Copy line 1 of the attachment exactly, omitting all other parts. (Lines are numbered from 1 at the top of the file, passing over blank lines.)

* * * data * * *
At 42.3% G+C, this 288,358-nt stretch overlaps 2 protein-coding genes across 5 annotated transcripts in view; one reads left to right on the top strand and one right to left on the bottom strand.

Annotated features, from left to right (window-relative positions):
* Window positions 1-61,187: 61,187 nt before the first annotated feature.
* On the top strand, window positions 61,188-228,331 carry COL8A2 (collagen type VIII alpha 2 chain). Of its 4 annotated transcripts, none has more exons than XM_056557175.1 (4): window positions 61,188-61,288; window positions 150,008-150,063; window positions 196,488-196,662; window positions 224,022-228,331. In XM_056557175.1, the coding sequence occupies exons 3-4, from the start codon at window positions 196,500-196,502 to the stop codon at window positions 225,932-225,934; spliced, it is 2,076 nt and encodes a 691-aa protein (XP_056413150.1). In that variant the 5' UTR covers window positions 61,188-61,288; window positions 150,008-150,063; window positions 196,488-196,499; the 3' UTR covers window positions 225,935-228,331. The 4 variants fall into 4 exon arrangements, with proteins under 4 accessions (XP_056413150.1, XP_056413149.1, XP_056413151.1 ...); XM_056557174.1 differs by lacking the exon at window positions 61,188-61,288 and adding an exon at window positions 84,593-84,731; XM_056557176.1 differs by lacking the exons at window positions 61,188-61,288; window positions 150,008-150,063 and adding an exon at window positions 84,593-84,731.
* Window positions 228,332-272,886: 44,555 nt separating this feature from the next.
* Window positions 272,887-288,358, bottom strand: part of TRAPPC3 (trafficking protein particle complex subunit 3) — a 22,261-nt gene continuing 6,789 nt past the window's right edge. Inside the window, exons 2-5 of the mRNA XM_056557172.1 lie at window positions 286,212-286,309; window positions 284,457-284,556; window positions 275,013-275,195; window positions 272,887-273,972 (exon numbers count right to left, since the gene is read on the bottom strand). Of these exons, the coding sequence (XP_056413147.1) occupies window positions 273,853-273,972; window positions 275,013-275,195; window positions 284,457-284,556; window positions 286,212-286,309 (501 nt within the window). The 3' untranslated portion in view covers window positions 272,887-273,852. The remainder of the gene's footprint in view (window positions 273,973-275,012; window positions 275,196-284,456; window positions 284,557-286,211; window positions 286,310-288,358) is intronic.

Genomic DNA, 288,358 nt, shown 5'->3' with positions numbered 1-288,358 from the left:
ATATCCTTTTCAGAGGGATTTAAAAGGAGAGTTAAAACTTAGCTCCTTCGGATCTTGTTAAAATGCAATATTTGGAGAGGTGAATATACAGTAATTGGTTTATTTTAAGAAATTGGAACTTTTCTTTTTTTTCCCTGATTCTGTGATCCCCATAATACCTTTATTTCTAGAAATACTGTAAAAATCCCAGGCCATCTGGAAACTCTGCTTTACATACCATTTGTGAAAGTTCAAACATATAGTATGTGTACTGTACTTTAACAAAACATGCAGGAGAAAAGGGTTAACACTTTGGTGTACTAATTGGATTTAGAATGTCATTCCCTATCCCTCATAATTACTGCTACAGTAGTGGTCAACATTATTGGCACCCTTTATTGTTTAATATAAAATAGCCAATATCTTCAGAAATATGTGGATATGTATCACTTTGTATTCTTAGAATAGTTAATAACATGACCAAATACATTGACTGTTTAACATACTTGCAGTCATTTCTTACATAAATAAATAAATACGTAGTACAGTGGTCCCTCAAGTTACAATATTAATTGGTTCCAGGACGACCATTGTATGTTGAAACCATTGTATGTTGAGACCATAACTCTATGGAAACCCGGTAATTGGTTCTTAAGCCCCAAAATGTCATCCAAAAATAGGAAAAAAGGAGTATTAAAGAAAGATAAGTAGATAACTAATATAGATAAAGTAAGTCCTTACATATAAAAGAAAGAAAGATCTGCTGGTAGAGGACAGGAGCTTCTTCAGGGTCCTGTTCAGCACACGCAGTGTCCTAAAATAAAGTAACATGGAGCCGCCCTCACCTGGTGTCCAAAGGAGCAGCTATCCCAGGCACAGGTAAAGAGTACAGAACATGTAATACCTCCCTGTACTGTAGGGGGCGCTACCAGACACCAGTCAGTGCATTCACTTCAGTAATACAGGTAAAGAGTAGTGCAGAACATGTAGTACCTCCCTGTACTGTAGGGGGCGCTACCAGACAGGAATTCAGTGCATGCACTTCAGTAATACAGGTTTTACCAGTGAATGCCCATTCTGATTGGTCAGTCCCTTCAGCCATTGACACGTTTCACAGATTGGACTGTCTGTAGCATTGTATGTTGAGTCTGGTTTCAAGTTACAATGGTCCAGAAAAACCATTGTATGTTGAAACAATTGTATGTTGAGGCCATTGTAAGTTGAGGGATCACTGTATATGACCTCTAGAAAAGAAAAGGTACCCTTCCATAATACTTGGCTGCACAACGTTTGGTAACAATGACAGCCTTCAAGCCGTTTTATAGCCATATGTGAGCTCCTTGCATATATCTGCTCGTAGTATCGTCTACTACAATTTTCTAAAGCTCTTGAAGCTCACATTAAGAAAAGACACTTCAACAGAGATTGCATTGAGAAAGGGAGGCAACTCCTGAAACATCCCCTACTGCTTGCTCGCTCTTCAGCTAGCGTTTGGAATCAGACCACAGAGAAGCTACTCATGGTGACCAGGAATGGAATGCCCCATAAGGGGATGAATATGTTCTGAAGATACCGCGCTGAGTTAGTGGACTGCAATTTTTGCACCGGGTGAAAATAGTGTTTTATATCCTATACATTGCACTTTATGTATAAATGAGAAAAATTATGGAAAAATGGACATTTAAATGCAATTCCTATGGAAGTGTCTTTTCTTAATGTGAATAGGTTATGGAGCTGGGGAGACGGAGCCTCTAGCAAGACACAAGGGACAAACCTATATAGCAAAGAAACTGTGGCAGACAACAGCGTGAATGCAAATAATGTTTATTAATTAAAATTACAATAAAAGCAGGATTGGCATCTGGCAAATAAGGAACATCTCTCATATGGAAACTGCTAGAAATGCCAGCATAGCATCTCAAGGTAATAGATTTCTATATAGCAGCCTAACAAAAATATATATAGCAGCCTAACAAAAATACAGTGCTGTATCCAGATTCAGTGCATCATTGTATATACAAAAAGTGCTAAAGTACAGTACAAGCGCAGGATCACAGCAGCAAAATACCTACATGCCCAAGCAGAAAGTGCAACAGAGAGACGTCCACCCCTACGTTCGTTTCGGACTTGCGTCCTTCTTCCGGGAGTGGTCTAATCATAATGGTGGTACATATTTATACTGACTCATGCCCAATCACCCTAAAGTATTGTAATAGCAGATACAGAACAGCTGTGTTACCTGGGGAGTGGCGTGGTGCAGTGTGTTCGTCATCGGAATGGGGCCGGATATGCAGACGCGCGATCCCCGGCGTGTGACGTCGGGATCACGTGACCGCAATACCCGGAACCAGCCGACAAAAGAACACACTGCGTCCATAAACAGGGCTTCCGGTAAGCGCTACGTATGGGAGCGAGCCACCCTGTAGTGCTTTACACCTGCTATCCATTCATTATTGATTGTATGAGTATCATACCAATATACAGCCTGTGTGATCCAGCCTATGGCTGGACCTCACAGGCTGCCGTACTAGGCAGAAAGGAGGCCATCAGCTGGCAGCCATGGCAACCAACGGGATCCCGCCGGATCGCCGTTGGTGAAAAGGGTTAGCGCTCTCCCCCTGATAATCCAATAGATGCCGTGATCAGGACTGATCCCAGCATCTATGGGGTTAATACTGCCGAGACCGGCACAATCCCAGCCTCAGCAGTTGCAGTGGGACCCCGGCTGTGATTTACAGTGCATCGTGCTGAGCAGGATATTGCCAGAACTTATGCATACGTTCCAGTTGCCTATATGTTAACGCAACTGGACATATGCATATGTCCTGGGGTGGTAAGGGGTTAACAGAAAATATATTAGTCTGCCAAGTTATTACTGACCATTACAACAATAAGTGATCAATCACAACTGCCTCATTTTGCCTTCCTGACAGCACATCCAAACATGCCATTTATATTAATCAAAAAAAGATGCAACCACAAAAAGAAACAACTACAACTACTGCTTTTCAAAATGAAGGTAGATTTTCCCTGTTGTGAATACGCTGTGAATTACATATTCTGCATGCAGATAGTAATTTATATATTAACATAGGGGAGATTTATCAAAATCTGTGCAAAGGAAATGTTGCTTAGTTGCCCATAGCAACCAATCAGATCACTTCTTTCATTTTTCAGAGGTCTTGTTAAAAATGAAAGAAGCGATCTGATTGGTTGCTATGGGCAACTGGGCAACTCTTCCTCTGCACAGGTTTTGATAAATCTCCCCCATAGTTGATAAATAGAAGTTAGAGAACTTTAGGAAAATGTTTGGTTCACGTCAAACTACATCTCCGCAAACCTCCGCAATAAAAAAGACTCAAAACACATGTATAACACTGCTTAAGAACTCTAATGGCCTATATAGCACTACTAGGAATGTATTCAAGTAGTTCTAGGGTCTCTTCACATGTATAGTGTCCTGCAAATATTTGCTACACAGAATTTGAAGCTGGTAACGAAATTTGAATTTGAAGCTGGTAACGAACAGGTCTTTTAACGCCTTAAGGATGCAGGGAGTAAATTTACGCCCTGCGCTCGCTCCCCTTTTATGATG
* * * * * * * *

At 42.3% G+C, this 288,358-nt stretch overlaps 2 protein-coding genes across 5 annotated transcripts in view; one reads left to right on the top strand and one right to left on the bottom strand.